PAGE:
Authors: Andrew Smith
To my friend and editor, David Gale
THERE ARE A MILLION THINGS
that almost caused
to never happen, which naturally would have prevented
from ever reaching the hands of readers as well. Fuck you, million things.
and I found a home at Simon & Schuster, Ryan Dean West and I had an awful lot of growing up to do. I still don't know if I look at myself as a “real writer,” but I'm getting closer to that place, with much gratitude to all the people who have patiently supported and believed in my work along the way.
And as far as patience and kindness are concerned, you'd be hard pressed to find a man with a larger capacity for these qualities than David Gale, my editor, to whom I dedicate this book. Thank you, David.
Simon & Schuster's offices are in one of those monstrously big Manhattan skyscrapers. It would take hundreds of pages to list all the people there who worked on Ryan Dean West's team, but I am so grateful to every one of you. The first time I met Justin Chanda, just after he'd read
, he took me aside and told me how much he loved the book. That encouragement had such an impact on me, but it still didn't make me quite feel like a “real writer.” Thank you, Justin. Lucy Ruth Cummins, who has designed all my covers at
Simon & Schuster, is such a bright, glowing soul with an amazing power to give off smiles no matter what kind of mood you're in. Thank you, Lucy, for just being you. And Liz Kossnar put so much work into
for us, despite having to exercise her patience due to how slow I was in finally turning it in.
But I had a lot of fun writing it. I'm going to miss all that private time I got to spend with Ryan Dean West, Nico, and Sam Abernathy, whom I now have to set free and allow to go off on their own.
I also need to thank all the readers who fell in love with
. Talk about patience! It was a long haul between
, and you managed to hang in there. I hope this is an adequate payoff for your efforts.
As always, great thanks to my friend and agent Michael Bourret. I know I don't bother you as much as I should, but I'm really working on being more clingy and high-maintenance. Hopefully, uncontrollable weeping will occur.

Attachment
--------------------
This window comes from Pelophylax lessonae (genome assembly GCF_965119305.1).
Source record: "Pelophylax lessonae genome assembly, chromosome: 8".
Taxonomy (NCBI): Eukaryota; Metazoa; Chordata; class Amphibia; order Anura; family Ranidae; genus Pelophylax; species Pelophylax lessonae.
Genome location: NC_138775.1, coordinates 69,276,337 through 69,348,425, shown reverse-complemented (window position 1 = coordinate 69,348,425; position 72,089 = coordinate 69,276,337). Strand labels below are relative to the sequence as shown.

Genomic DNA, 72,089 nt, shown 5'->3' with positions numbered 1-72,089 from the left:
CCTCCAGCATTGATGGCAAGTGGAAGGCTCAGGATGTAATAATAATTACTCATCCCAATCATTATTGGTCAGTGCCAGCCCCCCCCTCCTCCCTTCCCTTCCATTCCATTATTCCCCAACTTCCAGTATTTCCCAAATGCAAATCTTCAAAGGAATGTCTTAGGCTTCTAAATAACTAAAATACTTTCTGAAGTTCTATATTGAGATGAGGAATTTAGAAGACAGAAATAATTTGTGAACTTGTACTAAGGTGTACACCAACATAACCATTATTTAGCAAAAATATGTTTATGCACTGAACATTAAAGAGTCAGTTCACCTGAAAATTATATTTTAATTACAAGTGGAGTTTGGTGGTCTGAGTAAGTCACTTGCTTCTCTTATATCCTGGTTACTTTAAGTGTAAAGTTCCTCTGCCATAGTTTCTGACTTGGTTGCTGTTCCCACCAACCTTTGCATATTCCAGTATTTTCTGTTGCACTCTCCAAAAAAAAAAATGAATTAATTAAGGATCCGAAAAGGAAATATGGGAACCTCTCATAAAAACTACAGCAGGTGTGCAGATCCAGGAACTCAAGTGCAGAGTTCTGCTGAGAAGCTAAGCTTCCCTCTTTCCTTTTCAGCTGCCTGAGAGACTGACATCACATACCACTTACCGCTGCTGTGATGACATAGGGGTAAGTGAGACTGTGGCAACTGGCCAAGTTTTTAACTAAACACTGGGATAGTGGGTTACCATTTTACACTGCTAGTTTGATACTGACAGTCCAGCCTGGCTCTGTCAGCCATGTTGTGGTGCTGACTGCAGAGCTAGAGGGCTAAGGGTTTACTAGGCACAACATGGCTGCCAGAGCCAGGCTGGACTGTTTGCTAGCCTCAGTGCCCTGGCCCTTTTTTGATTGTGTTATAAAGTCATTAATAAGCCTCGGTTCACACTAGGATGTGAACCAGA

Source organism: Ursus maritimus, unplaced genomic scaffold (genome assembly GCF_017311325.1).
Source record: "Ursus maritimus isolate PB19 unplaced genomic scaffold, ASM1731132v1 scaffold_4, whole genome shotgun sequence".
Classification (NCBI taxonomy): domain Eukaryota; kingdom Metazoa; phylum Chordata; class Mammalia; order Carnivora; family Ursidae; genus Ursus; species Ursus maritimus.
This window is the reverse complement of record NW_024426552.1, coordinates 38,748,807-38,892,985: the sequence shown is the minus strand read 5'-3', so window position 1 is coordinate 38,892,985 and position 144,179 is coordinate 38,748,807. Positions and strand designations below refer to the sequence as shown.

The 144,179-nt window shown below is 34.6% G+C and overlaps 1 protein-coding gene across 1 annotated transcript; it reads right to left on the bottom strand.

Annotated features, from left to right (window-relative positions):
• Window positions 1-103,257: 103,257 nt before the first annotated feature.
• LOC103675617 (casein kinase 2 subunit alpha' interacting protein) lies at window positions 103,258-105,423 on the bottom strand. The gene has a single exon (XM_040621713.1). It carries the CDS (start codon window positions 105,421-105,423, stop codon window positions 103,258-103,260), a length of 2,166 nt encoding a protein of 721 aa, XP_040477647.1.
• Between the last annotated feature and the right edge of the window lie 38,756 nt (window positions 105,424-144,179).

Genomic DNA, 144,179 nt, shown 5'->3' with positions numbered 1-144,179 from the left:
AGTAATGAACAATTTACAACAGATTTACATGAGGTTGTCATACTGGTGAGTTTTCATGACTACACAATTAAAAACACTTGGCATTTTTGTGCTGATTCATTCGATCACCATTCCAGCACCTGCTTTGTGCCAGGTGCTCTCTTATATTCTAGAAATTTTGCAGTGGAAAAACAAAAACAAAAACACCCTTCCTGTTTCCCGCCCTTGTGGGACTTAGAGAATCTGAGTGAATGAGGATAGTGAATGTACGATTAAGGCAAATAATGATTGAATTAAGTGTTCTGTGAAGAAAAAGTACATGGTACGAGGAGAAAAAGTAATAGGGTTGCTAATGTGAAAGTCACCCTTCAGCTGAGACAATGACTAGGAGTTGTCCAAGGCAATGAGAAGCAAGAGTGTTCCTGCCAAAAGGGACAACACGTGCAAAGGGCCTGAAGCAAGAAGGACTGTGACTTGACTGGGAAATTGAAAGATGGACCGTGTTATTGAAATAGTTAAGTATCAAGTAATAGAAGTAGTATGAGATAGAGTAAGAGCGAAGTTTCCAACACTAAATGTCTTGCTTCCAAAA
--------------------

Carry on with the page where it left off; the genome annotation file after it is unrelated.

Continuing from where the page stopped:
And finally, I could never do any of this if my wife Jocelyn, son Trevin, and daughter Chiara ever refused to put up with me. I sometimes marvel at their tolerance, and I love them very much.
amicus certus in re incerta temporum cernitur
EVERYONE KEPT TELLING ME, “YOU
need to draw again, Ryan Dean. You need to draw.Â .Â .Â .”
So I did.
I started drawing again in the summer before Annie and I went back to Pine Mountain for our senior year. The problem is, I'm pretty sure I didn't draw what everyone expected.
Let me explain.
Annie Altman, the most beautiful and together girl on the planet, an undeniable five out of five Swiss Army knives on the Ryan Dean West If-You-Could-Only-Have-One-Thing-When-You're-Stranded-with-Nothing-Not-Even-Your-Clothes-on-a-Deserted-Island-What-Would-It-Be Scale, happened to be on an island with me, but it wasn't deserted, so decency laws required us at the very least to have our swimsuits on. And I didn't have a Swiss Army knife either, which would have come in handy because neither one of us remembered to put any utensils in our picnic basket, so we had to eat my mom's potato salad with our fingers, whichâ
âI thought was kind of sexy when our fingers touched in the cold mayonnaisey mush. But at least I had Annie, and we both had our swimsuits, and it was August, on one of those rare crystal-clear windless afternoons in Boston Harbor.
We spent the day at the beach on Spectacle Island, lying next to each other on a blanket in the sand. Naturally, I couldn't help but think about how there was only one thin article of clothing on my body; and how Annie and I were so close, our hands and feet touched, and I could feel her electricity sending sparks right up through me.
But I couldn't help thinking about a lot of other things too: about going back to Pine Mountain in a week, about how tough last year had been on me, and about the likely impossibility of me surviving my senior year there.
Annie put her hand on my belly and rubbed.
“You have to know how crazy that makes me, Annie.”
“In about five seconds, I don't think I'll be held legally responsible for my actions.”
Annie laughed. “Calm down, Ryan Dean. I was only trying to get the potato salad smell off my fingers.”
“Oh. Nice. Ryan Dean West, fifteen-year-old human napkin.”
Annie lived on Bainbridge Island, in Washington. It meant a lot that her parents trusted us enough to let her come to Boston to spend the last whole week of summer vacation with me before we had to report back to Pine Mountain Academy. But it wasn't like anything was going to happen, right? Annie was seventeen, and so beautiful. And I was just a fifteen-year-old napkin-boy who couldn't